Tepilo looks at research outlining the most common tenant requests, discussing why a good relationship between landlords and renters is crucial.
The majority of tenancies will go off without a hitch, with the relationship between tenants and landlords a good, mutually beneficial one, but it’s an unavoidable truth that sometimes issues and complications will occur.
What’s more, as a landlord, you could be faced with some slightly – erm – unusual requests from renters at times.
A study recently carried out Lightbulbs Direct revealed the top five reasons why tenants pick up the phone to landlords. Topping the list was the need to fix a damaged window (66%), while just under half call their landlord to ask for permission to decorate (49%).
For 46% of those surveyed, broken appliances would herald a call to their landlord, while 44% of tenants would call upon their landlord to deal with a blocked plug or toilet! Meanwhile, a dirty property would be a reason for tenants to pick up the phone to their landlord for 33% of those surveyed.
As well as calling upon their landlord for help with blocked plugs and toilets, other unusual requests from tenants included asking for help when hanging photos and wall art (16%), tightening the screws on a doorframe (8%) and seeking assistance for moving furniture around the property (7%).
As a landlord, there are limits on what requests you have to respond to. Clearly, a faulty boiler, a broken fridge or a major leak would be far more pressing issues than rearranging furniture or unblocking plugs. You wouldn’t be expected to drop everything at a moment’s notice to tighten screws on a doorframe, but it would be a reasonable expectation for major issues to be addressed promptly and efficiently. It’s in both your interests for this to be the case, as a home that is not functioning properly will not be attractive to existing – or would-be – renters.
With matters such as broken appliances and damaged windows, things should be taken on a case by case basis and dealt with according to its seriousness. A broken kettle or toaster, for example, may not require immediate attention, whereas a malfunctioning oven, washing machine or fridge-freezer would. Work closely with your tenants to address the issue and keep any disruption to a minimum. If you employ a property manager to look after rental homes on your behalf, ensure that communication between them, you and your tenants is clear, consistent and regular.
A good relationship between you and your tenants is absolutely crucial; to ensure a mutually beneficial tenancy and to make sure you avoid any dreaded void periods (where your home is unoccupied and still costing you money). For most landlords, stable, long-term tenants are the dream scenario for the sense of stability and security this brings.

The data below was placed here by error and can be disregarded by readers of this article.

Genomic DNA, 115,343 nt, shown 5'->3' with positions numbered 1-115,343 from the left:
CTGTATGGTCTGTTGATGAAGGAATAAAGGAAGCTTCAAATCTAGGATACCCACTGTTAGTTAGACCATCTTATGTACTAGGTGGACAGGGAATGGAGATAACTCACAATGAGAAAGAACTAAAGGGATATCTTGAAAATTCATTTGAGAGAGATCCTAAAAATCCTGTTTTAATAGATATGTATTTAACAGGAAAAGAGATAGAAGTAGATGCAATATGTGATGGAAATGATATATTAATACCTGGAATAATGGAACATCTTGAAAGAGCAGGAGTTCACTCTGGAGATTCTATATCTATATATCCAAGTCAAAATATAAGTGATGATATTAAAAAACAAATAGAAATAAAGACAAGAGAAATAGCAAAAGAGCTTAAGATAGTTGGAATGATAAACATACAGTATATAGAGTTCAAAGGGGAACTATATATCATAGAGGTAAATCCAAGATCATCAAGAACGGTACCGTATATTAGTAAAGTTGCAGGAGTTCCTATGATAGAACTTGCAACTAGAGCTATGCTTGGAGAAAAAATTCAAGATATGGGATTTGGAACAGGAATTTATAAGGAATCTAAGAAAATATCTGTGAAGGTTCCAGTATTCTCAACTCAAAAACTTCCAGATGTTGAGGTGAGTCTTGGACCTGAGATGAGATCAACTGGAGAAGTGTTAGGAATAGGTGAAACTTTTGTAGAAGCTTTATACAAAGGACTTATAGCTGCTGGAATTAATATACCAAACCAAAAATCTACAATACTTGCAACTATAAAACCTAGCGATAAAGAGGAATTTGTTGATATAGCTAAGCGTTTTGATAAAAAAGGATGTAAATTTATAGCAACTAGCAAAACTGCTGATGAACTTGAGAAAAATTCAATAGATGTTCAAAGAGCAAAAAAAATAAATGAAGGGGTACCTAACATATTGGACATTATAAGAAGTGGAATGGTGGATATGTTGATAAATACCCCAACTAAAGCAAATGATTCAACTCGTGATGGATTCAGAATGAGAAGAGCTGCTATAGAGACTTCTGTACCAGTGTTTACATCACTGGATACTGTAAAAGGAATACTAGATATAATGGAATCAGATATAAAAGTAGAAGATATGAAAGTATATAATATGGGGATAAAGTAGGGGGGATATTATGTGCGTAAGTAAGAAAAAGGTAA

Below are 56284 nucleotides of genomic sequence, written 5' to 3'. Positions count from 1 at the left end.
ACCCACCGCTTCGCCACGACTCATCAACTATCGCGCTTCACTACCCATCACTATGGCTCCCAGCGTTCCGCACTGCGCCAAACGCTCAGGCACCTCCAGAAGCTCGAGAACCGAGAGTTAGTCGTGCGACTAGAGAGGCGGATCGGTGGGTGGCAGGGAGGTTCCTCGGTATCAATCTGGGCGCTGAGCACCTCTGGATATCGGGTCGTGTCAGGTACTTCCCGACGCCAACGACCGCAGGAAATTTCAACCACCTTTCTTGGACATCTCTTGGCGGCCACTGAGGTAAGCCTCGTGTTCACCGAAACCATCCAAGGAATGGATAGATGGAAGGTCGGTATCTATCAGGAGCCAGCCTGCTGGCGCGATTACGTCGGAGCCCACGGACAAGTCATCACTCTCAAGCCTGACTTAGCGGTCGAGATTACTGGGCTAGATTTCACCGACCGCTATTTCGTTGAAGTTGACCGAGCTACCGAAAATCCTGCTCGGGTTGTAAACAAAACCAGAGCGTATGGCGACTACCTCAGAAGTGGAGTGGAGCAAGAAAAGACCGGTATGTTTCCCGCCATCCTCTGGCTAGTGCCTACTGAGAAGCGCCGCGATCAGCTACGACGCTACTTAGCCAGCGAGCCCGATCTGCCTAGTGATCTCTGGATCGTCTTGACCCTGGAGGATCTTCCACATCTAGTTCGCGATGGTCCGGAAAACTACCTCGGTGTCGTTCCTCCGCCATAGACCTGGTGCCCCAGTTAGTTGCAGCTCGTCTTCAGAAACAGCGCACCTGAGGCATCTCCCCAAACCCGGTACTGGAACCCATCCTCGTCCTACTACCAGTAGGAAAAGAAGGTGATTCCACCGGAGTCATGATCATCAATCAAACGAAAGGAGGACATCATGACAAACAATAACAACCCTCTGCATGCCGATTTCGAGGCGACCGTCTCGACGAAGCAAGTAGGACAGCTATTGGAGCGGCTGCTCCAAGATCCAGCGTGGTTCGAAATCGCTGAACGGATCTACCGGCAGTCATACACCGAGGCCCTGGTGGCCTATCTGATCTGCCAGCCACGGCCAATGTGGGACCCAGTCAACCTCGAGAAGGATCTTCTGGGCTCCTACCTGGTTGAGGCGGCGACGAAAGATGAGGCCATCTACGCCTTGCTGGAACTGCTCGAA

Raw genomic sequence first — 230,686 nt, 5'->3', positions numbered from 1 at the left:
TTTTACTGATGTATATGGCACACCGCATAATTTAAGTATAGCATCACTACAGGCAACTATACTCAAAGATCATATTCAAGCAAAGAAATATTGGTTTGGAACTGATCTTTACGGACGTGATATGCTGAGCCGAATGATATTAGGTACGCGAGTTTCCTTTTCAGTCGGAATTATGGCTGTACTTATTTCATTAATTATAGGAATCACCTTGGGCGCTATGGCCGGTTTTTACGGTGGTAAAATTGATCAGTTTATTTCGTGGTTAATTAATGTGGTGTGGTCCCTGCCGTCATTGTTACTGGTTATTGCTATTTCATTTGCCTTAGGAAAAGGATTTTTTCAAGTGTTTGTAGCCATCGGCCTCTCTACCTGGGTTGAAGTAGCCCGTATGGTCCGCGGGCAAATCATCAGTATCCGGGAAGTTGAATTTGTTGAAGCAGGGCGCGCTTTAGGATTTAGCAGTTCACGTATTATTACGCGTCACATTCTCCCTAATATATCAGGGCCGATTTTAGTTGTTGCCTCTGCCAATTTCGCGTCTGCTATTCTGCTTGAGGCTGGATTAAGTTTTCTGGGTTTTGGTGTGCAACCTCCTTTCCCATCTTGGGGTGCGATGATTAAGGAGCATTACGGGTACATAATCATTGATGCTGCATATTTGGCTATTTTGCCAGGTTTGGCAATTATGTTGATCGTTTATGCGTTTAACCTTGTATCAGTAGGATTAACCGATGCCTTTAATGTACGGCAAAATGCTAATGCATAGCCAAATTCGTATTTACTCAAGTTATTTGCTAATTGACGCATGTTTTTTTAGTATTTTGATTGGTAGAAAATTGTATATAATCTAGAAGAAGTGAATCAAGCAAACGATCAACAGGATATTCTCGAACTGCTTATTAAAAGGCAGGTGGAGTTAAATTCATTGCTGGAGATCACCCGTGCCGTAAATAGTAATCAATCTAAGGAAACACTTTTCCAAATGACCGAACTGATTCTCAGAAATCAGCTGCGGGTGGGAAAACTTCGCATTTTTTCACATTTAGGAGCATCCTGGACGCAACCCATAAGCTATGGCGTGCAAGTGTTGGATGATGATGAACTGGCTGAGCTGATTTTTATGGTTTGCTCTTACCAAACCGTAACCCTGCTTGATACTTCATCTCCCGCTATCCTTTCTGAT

The research above further highlights the need for good landlord-tenant relations. Some 89% of those surveyed said they would consider moving out of their rental home if they didn’t have a good relationship with their landlord. You might not think such things are hugely important, but tenants will want to know they are valued, respected and provided with well-maintained, good-quality rental accommodation.
While it’s promising to see that only 18% of tenants described their landlords as unapproachable in the above survey, this is a figure which would be even lower in an ideal world. As a landlord it’s important you don’t get complacent or take your tenants for granted. Making sure you are friendly, approachable and responsive (assuming the requests aren’t unreasonable or ridiculous) will increase your chances of a good relationship with your tenants.
Tenants, for their part, will appreciate honesty, clarity and regular communication. If you want to carry out an inspection of your rental homes, do your tenants the courtesy of letting them know first. If you want to raise rents, explain your reasons for this to your tenants. To avoid any confusion and to reduce the risk of disputes at a later date, make sure you have a clear and thorough tenancy agreement in place, detailing the do’s and don’ts, rights and obligations of your tenants.
Furthermore, a detailed inventory – at the start and end of a tenancy – will also help to avoid any major issues.
Put simply, a good relationship with tenants doesn’t take much time or effort – just common sense, good practice and a willingness to show you are on their side and looking out for their best interests. While tenants have a duty to pay their rent on time, look after the home they live in and adhere to the tenancy agreement put in place, you have a duty to keep them safe, warm and in a home that is in good condition.
It’s in everyone’s interests for mutually beneficial tenancies to be the norm, so it’s advisable to work with – rather than against – your tenants to address any issues as they arise.